I recently returned from a trip across southern Iceland. In the winter. In the dark. In the wind. In the cold. In the rain. In the sleet. In the hail. Well, you get the picture. Now on my little trip were a few other people, and one couple in particular, had a rather difficult time. They were the sweetest people and had made the decision less than a year ago, to become vegan. Now in this day and age, people don't really bat an eye when you say you're vegan. Unless of course, they are trying to cook for you. Being vegan in Iceland meant every meal beginning with cucumbers and tomatoes, since these were two vegetables that are actually grown in Iceland, in nice light-filled hothouses. By day five, you could tell that the idea of more cucumbers and tomatoes was wearing thin. By day seven, the husband decided he wanted to try the Icelandic fish that the rest of us were having, which he proclaimed to be delicious (and it really was!). Then came the hot dog, one of the most popular and prolific fast foods enjoyed by Icelanders of every age. Then it was on to the Snickers bars.
The point was that each thing was providing something desperately needed to function in that environment and climate. Fish has lots of essential fatty acids which protect the body from cold, keep brain function at an optimum level and provide long-lasting endurance energy. Hot dogs have lots of protein and even grains, both of which can really make the difference in trekking across a glacier. The Snickers bars ... well, that sugar is one of the best fast-burning energy sources! Plus it's yummy!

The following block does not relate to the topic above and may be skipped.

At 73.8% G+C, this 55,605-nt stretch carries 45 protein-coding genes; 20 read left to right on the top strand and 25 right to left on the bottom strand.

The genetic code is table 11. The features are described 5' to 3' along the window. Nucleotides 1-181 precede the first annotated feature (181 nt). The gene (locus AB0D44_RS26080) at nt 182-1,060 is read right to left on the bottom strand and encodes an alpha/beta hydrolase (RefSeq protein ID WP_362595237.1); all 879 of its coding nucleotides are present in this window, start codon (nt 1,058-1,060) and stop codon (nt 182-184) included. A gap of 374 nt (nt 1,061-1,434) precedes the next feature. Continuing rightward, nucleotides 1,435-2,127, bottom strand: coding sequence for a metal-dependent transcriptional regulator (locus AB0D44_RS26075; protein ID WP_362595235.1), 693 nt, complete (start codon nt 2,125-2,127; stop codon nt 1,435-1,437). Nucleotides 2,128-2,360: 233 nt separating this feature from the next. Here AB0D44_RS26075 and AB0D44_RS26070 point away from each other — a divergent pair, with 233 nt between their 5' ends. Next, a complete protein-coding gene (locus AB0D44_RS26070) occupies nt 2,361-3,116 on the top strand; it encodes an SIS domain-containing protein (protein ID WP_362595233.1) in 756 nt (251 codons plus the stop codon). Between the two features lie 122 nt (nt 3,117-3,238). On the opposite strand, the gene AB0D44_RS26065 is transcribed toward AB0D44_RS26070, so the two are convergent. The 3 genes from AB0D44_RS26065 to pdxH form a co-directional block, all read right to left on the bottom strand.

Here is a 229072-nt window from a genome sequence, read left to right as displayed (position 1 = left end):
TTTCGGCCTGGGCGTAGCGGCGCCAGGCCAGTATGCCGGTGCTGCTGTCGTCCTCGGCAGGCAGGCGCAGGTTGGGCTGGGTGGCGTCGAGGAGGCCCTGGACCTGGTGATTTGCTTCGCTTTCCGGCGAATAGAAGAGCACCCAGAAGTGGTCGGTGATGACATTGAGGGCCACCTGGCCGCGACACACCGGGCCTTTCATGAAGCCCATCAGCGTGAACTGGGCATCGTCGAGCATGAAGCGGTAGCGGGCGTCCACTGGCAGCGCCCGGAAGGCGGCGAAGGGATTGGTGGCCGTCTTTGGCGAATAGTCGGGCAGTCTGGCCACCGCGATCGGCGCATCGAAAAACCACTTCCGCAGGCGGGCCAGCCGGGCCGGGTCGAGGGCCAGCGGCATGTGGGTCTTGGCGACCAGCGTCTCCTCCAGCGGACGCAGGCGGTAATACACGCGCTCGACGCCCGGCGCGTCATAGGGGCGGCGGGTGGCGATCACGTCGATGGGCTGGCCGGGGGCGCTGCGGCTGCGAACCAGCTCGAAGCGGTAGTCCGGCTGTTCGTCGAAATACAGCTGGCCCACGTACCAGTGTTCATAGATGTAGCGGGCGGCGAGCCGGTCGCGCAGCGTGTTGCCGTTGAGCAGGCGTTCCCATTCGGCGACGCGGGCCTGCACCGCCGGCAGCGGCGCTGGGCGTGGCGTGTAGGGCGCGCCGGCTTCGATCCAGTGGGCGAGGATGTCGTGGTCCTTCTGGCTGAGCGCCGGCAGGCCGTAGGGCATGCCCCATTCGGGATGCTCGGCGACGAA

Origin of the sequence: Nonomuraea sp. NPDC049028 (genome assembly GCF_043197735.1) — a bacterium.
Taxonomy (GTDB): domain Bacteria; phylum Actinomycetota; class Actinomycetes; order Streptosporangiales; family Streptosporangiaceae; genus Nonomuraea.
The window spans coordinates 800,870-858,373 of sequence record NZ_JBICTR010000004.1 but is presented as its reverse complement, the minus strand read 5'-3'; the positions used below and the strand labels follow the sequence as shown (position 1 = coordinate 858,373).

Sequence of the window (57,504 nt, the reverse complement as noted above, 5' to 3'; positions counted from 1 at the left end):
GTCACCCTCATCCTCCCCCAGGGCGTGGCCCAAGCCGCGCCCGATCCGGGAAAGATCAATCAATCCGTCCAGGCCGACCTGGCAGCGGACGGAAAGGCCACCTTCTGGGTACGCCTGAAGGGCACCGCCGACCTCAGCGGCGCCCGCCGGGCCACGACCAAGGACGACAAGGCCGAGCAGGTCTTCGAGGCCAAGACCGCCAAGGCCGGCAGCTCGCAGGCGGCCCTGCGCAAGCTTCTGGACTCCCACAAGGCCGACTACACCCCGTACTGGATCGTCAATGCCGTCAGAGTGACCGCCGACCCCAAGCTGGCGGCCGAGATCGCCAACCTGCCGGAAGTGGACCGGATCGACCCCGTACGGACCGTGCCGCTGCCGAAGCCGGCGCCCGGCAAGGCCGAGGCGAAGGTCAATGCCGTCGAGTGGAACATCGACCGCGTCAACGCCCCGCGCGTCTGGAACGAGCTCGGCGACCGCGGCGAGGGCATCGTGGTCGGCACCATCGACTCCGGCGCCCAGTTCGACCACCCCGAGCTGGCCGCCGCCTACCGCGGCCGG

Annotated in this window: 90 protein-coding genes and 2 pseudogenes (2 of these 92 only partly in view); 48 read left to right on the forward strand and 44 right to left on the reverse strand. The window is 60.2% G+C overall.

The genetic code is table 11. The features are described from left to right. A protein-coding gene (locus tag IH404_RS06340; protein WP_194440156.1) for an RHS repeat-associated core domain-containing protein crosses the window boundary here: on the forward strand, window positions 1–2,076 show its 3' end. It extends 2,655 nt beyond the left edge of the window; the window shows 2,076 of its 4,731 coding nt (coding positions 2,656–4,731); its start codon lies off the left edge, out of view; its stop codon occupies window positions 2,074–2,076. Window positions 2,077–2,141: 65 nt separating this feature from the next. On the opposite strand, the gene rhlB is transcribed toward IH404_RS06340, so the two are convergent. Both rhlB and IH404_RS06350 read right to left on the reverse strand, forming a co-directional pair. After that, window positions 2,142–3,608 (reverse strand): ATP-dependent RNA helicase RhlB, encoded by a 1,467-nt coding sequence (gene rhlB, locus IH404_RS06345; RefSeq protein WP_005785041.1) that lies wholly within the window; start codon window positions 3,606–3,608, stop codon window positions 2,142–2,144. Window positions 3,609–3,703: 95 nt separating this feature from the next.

Traditionally, people who have lived in a particular climate and environment for centuries, have really streamlined the best diet for a healthy life. This can really pose problems if someone has a specific diet that they wish to follow, but are traveling to or moving to a place that has a starkly different approach to eating.
My philosophy has always been that a particular diet works best for a particular climate and a particular environment. This goes back to the idea of eating with the seasons, eating foods that grow locally in your environment, and understanding that an Icelandic climate demands certain nutrients far in excess of what would be required in let's say, a tropical climate.
This is also true when you are working therapeutically with the body, and following a healing path. During the detoxification and rebuilding of body tissues, your body will require very different nutrients and levels of nutrition from the norm. This is because you are doing different things at a cellular level. So just like in Iceland where you are walking on glaciers, swimming in sulfur thermal springs, bracing yourself against a wind stronger than a Subaru, or freezing your tootsies off at 2:00 in the morning watching the Aurora Borealis in a frozen field, you have to give your body what it needs to accomplish the task.
So don't assume that when you are trying to convalesce from illness or working to eliminate symptoms, that you should be able to keep up the same schedule, eat the same food and take the same supplements (if any). Prepare for change by giving the body what it needs ... even if it means enjoying a hot dog so you can swing that ice axe!